Isabelle Velasquez: Foothill’s Cheerleading Captain

Senior reflects on the factors in her life that influenced her love for cheer and how much it has meant to her.

Yareli Perez Ortiz, Co-Editor-in-Chief

Isabelle Velasquez, otherwise known as Izzy, is a senior at Foothill High. Velasquez has been cheerleading for the past three years. She tried out her freshman year and joined the squad her sophomore year. Because she did not have any cheer experience before trying out, she was shocked when she made the team. Although she’s done other sports, Velasquez’s love for cheer is like no other. 

After many years of dedication and hard work, she is now the captain of the 2020-2021 cheer squad, but to her it’s not just a high school pastime—it’s a family. 

“I did volleyball as well, but there was never really a sports family relationship there,” Velasquez says. “Cheer is the only support system I’ve really had.”

As cheer captain, Velasquez has added  another responsibility to her plate, as far as cheer goes. To her, the biggest of them all is “having to know all the moves and words to the cheers,” she adds,  and “having to teach it as well.”

Velasquez is a teammate, but she is also a friend to all. Her teammates describe her as hardworking, outgoing and overall a good friend. 

“Having a relationship with your squad is key in a team relationship, considering the amount of trust that is needed,” Velasquez says.

Velasquez’s teammate and friend,

2020-2021 FHS cheer team.

Ariel Saephan, a junior, says she’s best qualified for cheer captain. “She’s super passionate about cheer and she’d motivate the team and be willing to help after practice with cheers,” Saephan says. “She’s not one to give up on cheer at all.”

Another teammate and friend, Lashaylnn Willis, says Velasquez was one of their best options. “You can tell it’s something she really enjoys. She wants us all to be great, and she’s the captain that’s gonna make sure we’re all on top of our business.”

Like all other sports at Foothill High, cheerleading has not returned to its regular scheduled season. For Velasquez it means she doesn’t get to experience her last season as a cheerleader. 

“I’ll never get my senior year back and I should have been able to make memories with my team, especially as captain,” Velasquez says.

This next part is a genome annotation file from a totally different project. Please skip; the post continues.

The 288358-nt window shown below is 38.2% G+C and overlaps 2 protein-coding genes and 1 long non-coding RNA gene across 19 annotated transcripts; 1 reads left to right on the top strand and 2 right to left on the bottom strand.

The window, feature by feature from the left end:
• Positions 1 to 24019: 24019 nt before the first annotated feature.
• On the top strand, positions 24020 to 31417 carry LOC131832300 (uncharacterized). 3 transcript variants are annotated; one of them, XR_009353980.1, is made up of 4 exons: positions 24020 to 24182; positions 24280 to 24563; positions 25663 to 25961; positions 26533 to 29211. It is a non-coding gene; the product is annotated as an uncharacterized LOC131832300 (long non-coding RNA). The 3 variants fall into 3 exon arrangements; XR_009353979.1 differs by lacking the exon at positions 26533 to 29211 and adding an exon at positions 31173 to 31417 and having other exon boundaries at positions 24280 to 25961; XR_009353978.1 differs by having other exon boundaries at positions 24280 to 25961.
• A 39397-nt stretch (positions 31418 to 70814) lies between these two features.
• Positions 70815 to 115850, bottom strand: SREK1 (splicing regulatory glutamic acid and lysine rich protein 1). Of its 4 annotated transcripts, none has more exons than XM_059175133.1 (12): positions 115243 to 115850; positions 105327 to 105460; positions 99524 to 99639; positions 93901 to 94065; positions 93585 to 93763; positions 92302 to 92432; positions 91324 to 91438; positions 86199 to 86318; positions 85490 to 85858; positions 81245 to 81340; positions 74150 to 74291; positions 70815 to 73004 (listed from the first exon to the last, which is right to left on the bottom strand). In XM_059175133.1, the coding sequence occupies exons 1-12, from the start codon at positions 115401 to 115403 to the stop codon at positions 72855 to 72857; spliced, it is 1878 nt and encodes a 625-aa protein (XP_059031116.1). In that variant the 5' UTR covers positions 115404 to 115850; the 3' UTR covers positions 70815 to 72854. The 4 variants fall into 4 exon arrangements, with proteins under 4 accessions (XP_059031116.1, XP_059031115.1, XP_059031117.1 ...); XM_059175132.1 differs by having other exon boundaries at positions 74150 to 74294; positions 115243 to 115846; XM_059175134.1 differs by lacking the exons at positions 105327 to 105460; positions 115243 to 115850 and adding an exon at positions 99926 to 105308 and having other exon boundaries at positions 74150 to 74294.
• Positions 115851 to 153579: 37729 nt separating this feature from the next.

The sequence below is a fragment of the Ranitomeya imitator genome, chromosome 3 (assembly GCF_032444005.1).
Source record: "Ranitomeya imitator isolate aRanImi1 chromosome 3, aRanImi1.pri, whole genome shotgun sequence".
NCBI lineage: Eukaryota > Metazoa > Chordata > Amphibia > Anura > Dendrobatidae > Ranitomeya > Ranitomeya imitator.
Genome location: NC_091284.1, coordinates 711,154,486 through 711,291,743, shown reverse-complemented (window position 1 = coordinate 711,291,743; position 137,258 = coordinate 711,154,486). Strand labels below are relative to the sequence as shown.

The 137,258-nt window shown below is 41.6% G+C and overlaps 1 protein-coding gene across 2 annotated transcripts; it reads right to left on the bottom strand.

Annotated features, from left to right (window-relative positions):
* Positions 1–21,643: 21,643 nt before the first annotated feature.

Covid-19 might  have put a stop to her cheer season, but it could never stop her love for cheer. 

Velasquez’s love for football and the cheerleaders have played a huge role in her pursuit for cheerleading. Her biggest influence in the cheer community are all-star college cheerleaders from all over the world. Their two-and-a-half minute performances of tumbling, dancing and stunting have always been her favorite. Stunting refers to building pyramids, or high-flying basket tosses.

“I always watch videos of them stunting and I love to stunt,” Velasquez says. 

Unfortunately for the Velasquez,  college cheer is not an option.  Tumbling is the sport or skill of executing gymnastic-like movements, but for Velasquez it is a skill stopping her from living out one of her goals. 

“I’ve always wanted to do college cheer, but one of the requirements is you need to know how to tumble and I don’t,” she says. “That’s really the only thing holding me back or else I would.”

Velasquez plans on attending American River College  once she graduates. 

“I’d definitely consider joining [cheer] if I got the opportunity, but I don’t think ARC has a team,” she says. 

Although she can’t pursue cheerleading in higher education, that does not stop her from being optimistic. 

“Cheer gave me memories I will forever cherish, it gave me something to fall in love with.” Velasquez says. “I’ve always been a leader type, but cheer definitely taught me what it means to be a team.”